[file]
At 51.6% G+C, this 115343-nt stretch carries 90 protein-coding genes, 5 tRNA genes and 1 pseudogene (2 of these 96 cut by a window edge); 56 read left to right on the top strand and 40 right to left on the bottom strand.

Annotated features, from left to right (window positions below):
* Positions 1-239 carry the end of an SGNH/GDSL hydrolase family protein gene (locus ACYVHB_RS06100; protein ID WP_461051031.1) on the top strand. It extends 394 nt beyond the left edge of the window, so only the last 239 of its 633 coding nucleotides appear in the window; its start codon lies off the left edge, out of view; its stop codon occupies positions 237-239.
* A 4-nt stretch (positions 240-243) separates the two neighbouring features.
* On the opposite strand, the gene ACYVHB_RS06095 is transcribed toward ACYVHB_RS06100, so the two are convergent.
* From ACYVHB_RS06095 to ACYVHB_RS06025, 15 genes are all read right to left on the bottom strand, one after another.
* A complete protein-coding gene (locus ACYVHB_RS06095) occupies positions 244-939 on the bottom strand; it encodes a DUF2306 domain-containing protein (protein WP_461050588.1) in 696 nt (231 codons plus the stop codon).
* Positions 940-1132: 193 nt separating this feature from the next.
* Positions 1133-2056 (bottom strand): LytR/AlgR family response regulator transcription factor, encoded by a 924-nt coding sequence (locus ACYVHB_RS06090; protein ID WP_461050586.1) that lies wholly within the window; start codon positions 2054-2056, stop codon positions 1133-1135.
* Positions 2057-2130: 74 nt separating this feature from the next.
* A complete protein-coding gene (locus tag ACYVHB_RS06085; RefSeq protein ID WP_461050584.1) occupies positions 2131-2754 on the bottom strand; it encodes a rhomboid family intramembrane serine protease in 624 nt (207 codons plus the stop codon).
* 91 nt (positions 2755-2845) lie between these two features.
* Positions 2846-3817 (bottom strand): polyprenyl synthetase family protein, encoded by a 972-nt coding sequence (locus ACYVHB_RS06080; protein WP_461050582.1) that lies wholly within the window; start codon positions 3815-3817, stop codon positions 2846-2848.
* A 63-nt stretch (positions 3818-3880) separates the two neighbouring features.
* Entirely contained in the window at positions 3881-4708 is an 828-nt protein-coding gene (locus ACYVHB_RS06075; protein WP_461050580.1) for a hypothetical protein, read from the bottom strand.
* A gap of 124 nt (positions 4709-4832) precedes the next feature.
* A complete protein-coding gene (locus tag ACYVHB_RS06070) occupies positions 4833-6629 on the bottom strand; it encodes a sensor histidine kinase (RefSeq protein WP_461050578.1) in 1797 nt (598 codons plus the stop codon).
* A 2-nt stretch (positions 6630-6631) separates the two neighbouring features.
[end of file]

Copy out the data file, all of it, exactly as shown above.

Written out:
At 51.6% G+C, this 115343-nt stretch carries 90 protein-coding genes, 5 tRNA genes and 1 pseudogene (2 of these 96 cut by a window edge); 56 read left to right on the top strand and 40 right to left on the bottom strand.

Annotated features, from left to right (window positions below):
* Positions 1-239 carry the end of an SGNH/GDSL hydrolase family protein gene (locus ACYVHB_RS06100; protein ID WP_461051031.1) on the top strand. It extends 394 nt beyond the left edge of the window, so only the last 239 of its 633 coding nucleotides appear in the window; its start codon lies off the left edge, out of view; its stop codon occupies positions 237-239.
* A 4-nt stretch (positions 240-243) separates the two neighbouring features.
* On the opposite strand, the gene ACYVHB_RS06095 is transcribed toward ACYVHB_RS06100, so the two are convergent.
* From ACYVHB_RS06095 to ACYVHB_RS06025, 15 genes are all read right to left on the bottom strand, one after another.
* A complete protein-coding gene (locus ACYVHB_RS06095) occupies positions 244-939 on the bottom strand; it encodes a DUF2306 domain-containing protein (protein WP_461050588.1) in 696 nt (231 codons plus the stop codon).
* Positions 940-1132: 193 nt separating this feature from the next.
* Positions 1133-2056 (bottom strand): LytR/AlgR family response regulator transcription factor, encoded by a 924-nt coding sequence (locus ACYVHB_RS06090; protein ID WP_461050586.1) that lies wholly within the window; start codon positions 2054-2056, stop codon positions 1133-1135.
* Positions 2057-2130: 74 nt separating this feature from the next.
* A complete protein-coding gene (locus tag ACYVHB_RS06085; RefSeq protein ID WP_461050584.1) occupies positions 2131-2754 on the bottom strand; it encodes a rhomboid family intramembrane serine protease in 624 nt (207 codons plus the stop codon).
* 91 nt (positions 2755-2845) lie between these two features.
* Positions 2846-3817 (bottom strand): polyprenyl synthetase family protein, encoded by a 972-nt coding sequence (locus ACYVHB_RS06080; protein WP_461050582.1) that lies wholly within the window; start codon positions 3815-3817, stop codon positions 2846-2848.
* A 63-nt stretch (positions 3818-3880) separates the two neighbouring features.
* Entirely contained in the window at positions 3881-4708 is an 828-nt protein-coding gene (locus ACYVHB_RS06075; protein WP_461050580.1) for a hypothetical protein, read from the bottom strand.
* A gap of 124 nt (positions 4709-4832) precedes the next feature.
* A complete protein-coding gene (locus tag ACYVHB_RS06070) occupies positions 4833-6629 on the bottom strand; it encodes a sensor histidine kinase (RefSeq protein WP_461050578.1) in 1797 nt (598 codons plus the stop codon).
* A 2-nt stretch (positions 6630-6631) separates the two neighbouring features.